To test all CPU coolers, we devised an easily repeatable test with no variables other than the coolers themselves. This ensures that figures from every cooler we test are comparable with each other.
At KitGuru we have recently updated our testing setup, and now test temperatures on the Z170 platform. For the CPU we are testing with the Intel Core i7-7700K installed in a ASUS Z170 Pro Gaming motherboard. For RAM we have a single 8GB stick of Geil EVO X RGB for some added bling running at 3200MHz, and storage is handled by a 120GB SanDisk SSD Plus. Powering our bench is a Seasonic Prime Platinum 650W PSU.
The test process
For testing, we run a number of tests including 4 separate temperature readings per cooler. We first measure the idle temperature of the i7-7700K locked in at 4.0GHz before measuring its temperature under load at the same frequency.
For a representation of overclocks, we run the i7- 7700K at 4.5GHz with a 1.275 Vcore applied both at idle and load. Following this we run the i7- 7700K at 5.0GHz with a 1.35 Vcore as well to really push thermal limits. The temperatures we present are temperature deltas, where the ambient temperature of the testing environment is deducted from the temperature taken from the CPU for both idle and load. We are aware that a 4.5GHz overclock with a 1.275 Vcore applied is not representative of the best setting possible for the i7-7700k, but this does allow us to simulate performance of coolers whether you are using a less powerful CPU such as an i3 or i5 processor, or a more powerful hotter CPU like our overclocked i7-7700k.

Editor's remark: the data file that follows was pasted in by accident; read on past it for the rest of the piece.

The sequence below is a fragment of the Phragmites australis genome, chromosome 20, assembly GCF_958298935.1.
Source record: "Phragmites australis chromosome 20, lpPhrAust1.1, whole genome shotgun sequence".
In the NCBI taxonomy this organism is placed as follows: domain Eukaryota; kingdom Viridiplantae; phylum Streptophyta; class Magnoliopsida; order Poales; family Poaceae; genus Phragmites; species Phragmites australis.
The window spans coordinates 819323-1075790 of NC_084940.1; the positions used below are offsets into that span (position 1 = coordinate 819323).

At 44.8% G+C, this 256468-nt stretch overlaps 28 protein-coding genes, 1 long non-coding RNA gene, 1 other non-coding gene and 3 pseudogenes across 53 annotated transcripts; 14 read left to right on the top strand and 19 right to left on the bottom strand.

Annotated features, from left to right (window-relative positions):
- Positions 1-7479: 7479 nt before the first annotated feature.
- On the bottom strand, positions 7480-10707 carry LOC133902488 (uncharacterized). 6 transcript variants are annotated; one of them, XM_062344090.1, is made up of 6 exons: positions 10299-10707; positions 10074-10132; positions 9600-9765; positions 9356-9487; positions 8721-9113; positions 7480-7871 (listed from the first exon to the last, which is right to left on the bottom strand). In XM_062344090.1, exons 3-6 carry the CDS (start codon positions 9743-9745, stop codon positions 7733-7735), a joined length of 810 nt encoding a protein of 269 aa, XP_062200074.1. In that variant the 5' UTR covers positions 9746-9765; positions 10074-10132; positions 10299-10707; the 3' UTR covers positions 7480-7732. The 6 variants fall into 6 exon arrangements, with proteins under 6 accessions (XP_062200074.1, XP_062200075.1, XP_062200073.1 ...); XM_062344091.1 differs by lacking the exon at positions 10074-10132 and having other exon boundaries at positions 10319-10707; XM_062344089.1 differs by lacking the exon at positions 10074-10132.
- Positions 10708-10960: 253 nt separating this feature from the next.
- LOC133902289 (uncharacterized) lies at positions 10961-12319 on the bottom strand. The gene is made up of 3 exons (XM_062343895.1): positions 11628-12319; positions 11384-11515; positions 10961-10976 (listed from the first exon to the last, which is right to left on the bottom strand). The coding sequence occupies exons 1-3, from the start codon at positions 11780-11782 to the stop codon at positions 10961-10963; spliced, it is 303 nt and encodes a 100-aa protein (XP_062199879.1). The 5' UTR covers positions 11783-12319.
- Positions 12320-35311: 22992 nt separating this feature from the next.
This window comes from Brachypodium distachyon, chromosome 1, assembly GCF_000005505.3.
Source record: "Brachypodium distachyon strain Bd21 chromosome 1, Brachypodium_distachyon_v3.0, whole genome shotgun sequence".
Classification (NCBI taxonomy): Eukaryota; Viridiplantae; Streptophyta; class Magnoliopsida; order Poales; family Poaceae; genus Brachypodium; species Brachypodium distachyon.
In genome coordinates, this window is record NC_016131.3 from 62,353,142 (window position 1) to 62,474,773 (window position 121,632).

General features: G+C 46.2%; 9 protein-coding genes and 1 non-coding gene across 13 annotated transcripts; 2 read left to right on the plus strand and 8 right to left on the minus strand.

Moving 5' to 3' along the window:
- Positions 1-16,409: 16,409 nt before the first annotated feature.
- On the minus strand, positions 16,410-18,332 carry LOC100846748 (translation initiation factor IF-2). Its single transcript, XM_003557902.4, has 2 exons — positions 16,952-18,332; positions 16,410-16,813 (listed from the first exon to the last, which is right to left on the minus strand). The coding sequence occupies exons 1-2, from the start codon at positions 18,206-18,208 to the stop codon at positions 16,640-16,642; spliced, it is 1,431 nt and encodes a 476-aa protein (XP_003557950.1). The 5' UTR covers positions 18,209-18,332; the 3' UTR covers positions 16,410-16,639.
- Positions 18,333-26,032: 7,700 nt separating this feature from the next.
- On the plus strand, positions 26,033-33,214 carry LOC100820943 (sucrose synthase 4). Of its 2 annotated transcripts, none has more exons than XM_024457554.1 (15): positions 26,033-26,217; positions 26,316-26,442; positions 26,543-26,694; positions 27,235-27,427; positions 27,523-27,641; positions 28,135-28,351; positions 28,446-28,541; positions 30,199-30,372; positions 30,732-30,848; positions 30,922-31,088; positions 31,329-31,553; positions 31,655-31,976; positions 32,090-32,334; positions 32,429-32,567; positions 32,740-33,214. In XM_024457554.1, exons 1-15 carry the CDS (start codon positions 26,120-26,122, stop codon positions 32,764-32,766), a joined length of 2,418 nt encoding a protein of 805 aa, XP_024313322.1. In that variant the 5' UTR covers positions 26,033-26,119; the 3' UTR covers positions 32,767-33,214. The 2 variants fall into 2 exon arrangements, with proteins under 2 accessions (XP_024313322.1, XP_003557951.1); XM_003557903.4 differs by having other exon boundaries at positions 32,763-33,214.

An idle reading comes from leaving Windows on the desktop for 15 minutes. A load reading comes from running Prime95’s (version 26.6) Small FFTs test for 15 minutes – enough time for temperatures to plateau. We use HWInfo64 v5.82 to measure temperatures.
We measure noise levels with our sound meter positioned 1 foot away from the test bench. The peak noise level is presented. We have measured the noise floor (i.e. ambient noise levels of the room) to be 34 dBa, and when tested at stock clocks, the vast majority of coolers do not emit noise levels above this figure. Thus, we present one chart with noise levels taken during our overclocked CPU test run.